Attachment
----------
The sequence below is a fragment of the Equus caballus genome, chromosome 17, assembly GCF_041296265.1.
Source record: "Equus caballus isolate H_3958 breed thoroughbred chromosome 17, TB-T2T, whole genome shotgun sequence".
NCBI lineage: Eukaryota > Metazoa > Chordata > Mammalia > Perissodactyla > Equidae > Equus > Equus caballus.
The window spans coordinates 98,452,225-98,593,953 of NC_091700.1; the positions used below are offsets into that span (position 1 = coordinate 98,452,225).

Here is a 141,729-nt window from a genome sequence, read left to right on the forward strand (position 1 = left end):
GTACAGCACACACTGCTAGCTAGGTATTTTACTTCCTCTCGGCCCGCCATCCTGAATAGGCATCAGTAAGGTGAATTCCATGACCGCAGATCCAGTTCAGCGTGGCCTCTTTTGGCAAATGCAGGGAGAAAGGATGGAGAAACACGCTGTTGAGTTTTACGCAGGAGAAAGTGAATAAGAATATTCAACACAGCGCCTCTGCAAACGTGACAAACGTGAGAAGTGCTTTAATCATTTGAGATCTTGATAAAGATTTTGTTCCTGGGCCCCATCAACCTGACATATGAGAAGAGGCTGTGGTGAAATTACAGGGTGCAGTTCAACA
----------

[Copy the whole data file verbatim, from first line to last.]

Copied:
The sequence below is a fragment of the Equus caballus genome, chromosome 17, assembly GCF_041296265.1.
Source record: "Equus caballus isolate H_3958 breed thoroughbred chromosome 17, TB-T2T, whole genome shotgun sequence".
NCBI lineage: Eukaryota > Metazoa > Chordata > Mammalia > Perissodactyla > Equidae > Equus > Equus caballus.
The window spans coordinates 98,452,225-98,593,953 of NC_091700.1; the positions used below are offsets into that span (position 1 = coordinate 98,452,225).

Here is a 141,729-nt window from a genome sequence, read left to right on the forward strand (position 1 = left end):
GTACAGCACACACTGCTAGCTAGGTATTTTACTTCCTCTCGGCCCGCCATCCTGAATAGGCATCAGTAAGGTGAATTCCATGACCGCAGATCCAGTTCAGCGTGGCCTCTTTTGGCAAATGCAGGGAGAAAGGATGGAGAAACACGCTGTTGAGTTTTACGCAGGAGAAAGTGAATAAGAATATTCAACACAGCGCCTCTGCAAACGTGACAAACGTGAGAAGTGCTTTAATCATTTGAGATCTTGATAAAGATTTTGTTCCTGGGCCCCATCAACCTGACATATGAGAAGAGGCTGTGGTGAAATTACAGGGTGCAGTTCAACA